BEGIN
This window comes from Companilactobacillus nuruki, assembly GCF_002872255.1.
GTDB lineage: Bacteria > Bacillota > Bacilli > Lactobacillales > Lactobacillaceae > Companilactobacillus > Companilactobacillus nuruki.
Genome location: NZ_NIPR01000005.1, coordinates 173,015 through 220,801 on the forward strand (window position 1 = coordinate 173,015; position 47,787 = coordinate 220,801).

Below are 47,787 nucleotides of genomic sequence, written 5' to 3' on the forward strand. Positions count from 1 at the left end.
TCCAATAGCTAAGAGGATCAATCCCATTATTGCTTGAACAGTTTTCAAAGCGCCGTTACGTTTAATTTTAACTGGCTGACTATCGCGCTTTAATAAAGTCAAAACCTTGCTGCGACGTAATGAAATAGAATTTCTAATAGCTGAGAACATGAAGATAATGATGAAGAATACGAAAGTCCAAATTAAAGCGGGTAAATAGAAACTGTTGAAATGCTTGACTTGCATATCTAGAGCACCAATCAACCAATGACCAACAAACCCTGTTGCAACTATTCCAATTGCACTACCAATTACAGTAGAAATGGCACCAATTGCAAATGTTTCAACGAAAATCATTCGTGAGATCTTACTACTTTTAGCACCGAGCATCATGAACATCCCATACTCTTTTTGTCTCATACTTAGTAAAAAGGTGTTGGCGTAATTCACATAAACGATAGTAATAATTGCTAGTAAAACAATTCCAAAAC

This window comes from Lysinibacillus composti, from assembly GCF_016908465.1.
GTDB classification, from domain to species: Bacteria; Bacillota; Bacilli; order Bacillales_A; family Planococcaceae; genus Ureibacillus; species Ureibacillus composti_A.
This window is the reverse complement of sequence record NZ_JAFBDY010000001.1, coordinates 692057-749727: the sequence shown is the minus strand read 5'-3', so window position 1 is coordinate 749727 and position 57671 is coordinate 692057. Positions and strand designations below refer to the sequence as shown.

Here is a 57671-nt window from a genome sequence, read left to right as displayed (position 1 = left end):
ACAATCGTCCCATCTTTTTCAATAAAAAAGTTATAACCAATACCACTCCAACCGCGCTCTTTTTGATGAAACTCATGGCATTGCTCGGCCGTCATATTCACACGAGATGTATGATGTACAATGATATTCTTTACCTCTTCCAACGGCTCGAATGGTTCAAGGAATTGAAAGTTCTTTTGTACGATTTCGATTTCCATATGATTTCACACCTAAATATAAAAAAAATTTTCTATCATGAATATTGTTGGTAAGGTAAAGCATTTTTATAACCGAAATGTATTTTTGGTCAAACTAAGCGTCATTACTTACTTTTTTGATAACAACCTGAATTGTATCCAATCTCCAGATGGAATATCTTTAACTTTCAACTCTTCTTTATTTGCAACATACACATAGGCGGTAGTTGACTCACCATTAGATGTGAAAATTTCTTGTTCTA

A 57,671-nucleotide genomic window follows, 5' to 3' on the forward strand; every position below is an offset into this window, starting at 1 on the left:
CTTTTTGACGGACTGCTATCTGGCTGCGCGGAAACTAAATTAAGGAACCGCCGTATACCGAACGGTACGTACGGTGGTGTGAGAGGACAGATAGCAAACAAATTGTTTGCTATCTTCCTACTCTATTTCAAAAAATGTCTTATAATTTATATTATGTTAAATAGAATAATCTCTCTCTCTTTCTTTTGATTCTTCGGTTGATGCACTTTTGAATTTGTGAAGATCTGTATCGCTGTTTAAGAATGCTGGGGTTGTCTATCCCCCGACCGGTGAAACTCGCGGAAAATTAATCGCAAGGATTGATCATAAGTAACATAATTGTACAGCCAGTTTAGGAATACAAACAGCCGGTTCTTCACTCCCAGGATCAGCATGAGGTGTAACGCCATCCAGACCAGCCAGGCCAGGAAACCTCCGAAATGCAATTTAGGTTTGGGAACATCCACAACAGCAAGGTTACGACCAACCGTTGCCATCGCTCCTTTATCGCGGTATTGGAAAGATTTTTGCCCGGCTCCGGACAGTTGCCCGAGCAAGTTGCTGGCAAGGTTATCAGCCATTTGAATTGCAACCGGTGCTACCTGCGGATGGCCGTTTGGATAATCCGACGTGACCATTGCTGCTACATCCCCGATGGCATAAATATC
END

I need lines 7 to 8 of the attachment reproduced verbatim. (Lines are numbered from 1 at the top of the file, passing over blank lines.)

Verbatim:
GTDB classification, from domain to species: Bacteria; Bacillota; Bacilli; order Bacillales_A; family Planococcaceae; genus Ureibacillus; species Ureibacillus composti_A.
This window is the reverse complement of sequence record NZ_JAFBDY010000001.1, coordinates 692057-749727: the sequence shown is the minus strand read 5'-3', so window position 1 is coordinate 749727 and position 57671 is coordinate 692057. Positions and strand designations below refer to the sequence as shown.